Retailers could find shipments of fresh potatoes to their stores up to a week earlier than usual.
Larry Sieg, Washington sales and general manager for Idaho Falls, Idaho-based Potandon Produce LLC, said the season is running about five or seven days ahead of normal.
Courtesy Wong Potatoes Inc.A Grimme Harvester works a field of organic fingerling potatoes for Wong Potatoes Inc. in 2013. This year’s potato crop is running about a week ahead of schedule with ideal weather conditions.“The weather has been just about ideal,” he said.
Chris Voigt, executive director of the Washington State Potato Commission, Moses Lake, agreed conditions have been favorable.
“The consistent weather we have experienced so far should produce outstanding quality. Big swings in temperatures can cause quality problems, and we have not seen any of that this year,” he said.
This could put the bulk of the deal starting around the first week of July, a similar time frame as last year.
However, some growers have already started to harvest as of June 25, he said.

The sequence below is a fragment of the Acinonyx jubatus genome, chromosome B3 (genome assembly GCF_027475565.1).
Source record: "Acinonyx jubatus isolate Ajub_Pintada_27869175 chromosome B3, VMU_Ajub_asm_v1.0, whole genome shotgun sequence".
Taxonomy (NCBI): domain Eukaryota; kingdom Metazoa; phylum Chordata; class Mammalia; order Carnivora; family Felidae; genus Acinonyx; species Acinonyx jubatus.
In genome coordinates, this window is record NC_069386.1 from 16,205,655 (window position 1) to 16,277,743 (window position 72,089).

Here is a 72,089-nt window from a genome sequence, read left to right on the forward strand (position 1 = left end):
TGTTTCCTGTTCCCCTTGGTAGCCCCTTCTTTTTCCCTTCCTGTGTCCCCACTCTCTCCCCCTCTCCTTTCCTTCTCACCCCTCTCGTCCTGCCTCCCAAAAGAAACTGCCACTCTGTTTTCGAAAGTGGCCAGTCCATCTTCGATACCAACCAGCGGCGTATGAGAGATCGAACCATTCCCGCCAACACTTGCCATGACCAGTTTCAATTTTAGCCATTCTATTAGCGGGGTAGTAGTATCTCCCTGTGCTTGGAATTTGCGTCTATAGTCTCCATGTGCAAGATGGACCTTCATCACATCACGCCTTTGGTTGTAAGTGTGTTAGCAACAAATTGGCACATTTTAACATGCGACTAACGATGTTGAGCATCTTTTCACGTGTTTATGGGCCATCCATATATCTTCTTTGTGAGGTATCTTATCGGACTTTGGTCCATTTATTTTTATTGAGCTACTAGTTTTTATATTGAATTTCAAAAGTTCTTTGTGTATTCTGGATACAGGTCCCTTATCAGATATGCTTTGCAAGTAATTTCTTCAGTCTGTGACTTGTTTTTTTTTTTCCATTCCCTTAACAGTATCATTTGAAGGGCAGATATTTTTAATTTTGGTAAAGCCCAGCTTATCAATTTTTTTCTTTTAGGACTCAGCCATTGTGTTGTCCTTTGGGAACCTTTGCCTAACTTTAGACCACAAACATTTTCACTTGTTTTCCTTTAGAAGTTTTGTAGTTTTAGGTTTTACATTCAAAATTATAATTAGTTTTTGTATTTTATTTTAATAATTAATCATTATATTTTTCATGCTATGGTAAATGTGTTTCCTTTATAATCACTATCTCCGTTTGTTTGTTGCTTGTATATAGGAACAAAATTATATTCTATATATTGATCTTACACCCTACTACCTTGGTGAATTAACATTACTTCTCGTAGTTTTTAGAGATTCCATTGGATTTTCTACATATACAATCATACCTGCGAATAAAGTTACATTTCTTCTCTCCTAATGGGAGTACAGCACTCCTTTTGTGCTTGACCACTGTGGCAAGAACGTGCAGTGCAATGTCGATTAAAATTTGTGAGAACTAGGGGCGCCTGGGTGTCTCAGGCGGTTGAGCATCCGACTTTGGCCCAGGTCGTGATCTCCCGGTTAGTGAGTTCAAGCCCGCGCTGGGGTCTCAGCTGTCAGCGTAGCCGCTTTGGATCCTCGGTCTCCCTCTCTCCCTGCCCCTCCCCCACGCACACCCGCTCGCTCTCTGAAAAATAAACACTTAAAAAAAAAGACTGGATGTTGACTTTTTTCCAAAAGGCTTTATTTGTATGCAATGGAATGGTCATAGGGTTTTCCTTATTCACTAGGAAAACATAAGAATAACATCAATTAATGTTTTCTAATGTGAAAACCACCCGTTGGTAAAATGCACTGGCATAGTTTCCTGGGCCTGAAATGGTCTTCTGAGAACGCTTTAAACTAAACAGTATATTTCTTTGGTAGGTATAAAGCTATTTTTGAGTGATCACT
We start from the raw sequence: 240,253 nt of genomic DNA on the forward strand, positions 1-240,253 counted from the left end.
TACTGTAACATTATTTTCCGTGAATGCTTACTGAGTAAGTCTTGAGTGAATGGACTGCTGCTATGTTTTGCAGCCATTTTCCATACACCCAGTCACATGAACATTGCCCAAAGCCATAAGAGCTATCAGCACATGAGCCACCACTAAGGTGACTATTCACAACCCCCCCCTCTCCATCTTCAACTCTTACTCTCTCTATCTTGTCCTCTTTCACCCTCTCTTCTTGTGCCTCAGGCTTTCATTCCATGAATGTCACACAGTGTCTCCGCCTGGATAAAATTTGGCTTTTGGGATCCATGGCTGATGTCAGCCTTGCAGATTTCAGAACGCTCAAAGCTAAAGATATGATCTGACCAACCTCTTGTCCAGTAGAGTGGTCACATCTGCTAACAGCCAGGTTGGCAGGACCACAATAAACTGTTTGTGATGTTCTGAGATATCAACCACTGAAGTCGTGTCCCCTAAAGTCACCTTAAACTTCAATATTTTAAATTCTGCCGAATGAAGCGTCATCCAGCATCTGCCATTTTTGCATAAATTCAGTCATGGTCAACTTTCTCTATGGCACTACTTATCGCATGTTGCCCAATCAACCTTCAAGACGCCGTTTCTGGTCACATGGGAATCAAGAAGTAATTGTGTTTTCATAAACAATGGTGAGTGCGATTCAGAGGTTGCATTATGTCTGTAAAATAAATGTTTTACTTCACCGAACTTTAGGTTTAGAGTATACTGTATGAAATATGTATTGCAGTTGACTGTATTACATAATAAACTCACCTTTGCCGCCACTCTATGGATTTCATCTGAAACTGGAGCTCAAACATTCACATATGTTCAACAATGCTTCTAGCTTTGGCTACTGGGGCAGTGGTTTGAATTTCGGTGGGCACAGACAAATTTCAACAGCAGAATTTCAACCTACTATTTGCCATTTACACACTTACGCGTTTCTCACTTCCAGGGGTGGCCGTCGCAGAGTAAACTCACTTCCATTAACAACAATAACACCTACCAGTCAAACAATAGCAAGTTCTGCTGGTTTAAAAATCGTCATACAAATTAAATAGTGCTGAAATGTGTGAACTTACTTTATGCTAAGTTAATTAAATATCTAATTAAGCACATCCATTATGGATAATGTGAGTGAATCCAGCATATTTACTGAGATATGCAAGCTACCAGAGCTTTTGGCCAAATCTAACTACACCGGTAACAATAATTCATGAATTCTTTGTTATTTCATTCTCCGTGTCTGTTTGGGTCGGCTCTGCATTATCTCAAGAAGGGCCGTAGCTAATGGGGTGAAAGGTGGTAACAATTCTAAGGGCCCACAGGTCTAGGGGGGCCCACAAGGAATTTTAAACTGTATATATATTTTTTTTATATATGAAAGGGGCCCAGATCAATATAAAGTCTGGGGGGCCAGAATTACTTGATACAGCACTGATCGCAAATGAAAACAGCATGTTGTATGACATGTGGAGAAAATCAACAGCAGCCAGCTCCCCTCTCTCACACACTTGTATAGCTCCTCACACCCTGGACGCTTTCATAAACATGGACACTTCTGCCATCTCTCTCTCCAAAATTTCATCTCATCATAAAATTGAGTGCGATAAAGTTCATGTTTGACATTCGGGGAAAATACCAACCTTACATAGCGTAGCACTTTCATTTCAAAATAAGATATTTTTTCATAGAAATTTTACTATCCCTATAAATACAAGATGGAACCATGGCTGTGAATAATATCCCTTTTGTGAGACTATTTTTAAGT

“Some of our growers have started harvesting our small baby baker potatoes and will begin harvesting the first russet type potatoes next week for the processing market,” Voigt said.
Oregon also is expecting an early potato harvest.
“I’d say we’re probably about a week ahead as far as potato growth, because of the weather,” said Dan Chin, president of Wong Potatoes Inc., Klamath Falls, Ore.
The early harvest should fit the potato demand perfectly, some say.
“The pipeline of potatoes is running low, so an early harvest should be good for our growers as well as our customers,” Voigt said.
Sieg said he also expects a strong market when the new crop is ready because there shouldn’t be much overlap between the storage crop and the new harvest.
“In Idaho right now, it’s looking like they have too many, where here the storage crop is not excessive. Most everybody is rationing inventory to extend the season to crop time,” Sieg said.
The harvest from Oregon could be on the small side this year because acreage is down slightly.
“The overall planted acres were down because of water issues, but it remains to be seen how it will affect the overall supply,” Chin said.
Bill Brewer, executive director of the Portland-based Oregon Potato Commission, reported a decline of only about 700 acres but said water concerns will likely affect more than acres planted.
“Water availability is a concern in both Malheur County and the Klamath Basin to have a full season. Yields could be affected, but it won’t be known until the irrigation season is completed,” Brewer said.